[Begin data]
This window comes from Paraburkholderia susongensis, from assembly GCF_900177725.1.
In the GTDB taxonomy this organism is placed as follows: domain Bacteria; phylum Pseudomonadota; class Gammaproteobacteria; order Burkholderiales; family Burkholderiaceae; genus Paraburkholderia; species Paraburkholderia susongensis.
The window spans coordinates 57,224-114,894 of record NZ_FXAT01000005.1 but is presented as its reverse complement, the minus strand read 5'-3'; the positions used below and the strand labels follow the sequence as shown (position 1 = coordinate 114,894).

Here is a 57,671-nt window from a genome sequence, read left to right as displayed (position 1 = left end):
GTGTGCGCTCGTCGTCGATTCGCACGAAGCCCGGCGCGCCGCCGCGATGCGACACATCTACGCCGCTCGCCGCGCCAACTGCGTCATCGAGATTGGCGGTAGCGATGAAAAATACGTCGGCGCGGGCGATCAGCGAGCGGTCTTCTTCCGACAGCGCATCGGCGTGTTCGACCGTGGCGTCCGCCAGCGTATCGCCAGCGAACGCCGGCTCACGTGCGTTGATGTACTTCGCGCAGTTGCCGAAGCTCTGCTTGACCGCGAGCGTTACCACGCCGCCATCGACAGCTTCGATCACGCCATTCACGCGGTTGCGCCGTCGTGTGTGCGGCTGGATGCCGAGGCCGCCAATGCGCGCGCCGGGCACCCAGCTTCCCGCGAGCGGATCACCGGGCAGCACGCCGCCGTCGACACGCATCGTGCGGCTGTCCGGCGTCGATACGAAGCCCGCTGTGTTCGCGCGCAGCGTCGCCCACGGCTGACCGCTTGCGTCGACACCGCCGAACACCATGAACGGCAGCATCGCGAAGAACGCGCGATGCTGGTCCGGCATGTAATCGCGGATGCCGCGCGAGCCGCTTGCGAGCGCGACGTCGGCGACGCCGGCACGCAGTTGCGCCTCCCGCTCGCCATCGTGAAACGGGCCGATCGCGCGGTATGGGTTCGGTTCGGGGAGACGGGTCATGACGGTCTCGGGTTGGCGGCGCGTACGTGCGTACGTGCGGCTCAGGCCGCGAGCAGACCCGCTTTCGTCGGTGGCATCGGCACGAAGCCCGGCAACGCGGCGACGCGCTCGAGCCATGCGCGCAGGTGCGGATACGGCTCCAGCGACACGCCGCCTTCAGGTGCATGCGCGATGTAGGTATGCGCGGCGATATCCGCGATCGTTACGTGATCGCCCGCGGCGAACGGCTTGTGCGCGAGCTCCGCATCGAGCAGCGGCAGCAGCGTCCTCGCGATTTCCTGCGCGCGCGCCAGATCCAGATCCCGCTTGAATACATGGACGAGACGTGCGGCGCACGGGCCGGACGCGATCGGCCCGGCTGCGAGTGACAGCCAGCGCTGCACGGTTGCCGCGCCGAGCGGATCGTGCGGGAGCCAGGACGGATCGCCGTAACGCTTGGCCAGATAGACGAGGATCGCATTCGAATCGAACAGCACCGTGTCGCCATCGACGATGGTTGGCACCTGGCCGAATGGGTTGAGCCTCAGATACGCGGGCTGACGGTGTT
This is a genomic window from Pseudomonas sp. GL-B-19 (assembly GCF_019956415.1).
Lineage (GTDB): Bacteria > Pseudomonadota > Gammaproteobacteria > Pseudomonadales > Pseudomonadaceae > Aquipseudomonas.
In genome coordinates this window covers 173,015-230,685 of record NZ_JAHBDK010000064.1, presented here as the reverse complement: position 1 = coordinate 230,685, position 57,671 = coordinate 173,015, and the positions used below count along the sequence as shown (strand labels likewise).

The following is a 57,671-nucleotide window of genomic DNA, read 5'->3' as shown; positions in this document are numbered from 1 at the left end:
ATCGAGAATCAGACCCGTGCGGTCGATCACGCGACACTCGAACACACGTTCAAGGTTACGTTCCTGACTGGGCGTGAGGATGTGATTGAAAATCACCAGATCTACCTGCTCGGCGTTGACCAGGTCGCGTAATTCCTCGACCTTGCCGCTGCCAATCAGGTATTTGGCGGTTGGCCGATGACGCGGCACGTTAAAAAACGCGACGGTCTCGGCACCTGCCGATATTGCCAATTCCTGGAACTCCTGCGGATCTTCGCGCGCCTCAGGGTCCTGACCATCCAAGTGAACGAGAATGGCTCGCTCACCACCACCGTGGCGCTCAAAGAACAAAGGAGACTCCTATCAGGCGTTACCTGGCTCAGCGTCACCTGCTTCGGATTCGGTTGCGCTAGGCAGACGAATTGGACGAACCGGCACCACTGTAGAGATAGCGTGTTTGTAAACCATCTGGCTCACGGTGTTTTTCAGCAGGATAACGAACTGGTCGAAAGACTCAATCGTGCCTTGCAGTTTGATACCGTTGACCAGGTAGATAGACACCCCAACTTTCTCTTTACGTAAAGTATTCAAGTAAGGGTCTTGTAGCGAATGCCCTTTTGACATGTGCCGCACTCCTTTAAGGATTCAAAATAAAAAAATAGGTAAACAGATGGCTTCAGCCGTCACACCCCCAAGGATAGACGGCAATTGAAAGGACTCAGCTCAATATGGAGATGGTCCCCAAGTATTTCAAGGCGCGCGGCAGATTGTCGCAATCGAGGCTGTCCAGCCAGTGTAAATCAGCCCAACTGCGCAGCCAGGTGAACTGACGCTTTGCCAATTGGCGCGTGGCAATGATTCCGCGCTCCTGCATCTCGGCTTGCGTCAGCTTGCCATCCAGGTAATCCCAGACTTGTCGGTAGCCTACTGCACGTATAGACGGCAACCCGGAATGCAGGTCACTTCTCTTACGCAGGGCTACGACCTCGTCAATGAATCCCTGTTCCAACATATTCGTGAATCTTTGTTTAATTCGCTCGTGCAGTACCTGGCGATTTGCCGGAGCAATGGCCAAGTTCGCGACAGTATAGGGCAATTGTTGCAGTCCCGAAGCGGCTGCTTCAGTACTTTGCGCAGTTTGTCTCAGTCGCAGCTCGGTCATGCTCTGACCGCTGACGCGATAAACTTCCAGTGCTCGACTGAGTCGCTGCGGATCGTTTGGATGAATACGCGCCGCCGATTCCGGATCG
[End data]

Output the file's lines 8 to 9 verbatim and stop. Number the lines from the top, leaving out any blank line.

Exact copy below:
In genome coordinates this window covers 173,015-230,685 of record NZ_JAHBDK010000064.1, presented here as the reverse complement: position 1 = coordinate 230,685, position 57,671 = coordinate 173,015, and the positions used below count along the sequence as shown (strand labels likewise).

The following is a 57,671-nucleotide window of genomic DNA, read 5'->3' as shown; positions in this document are numbered from 1 at the left end: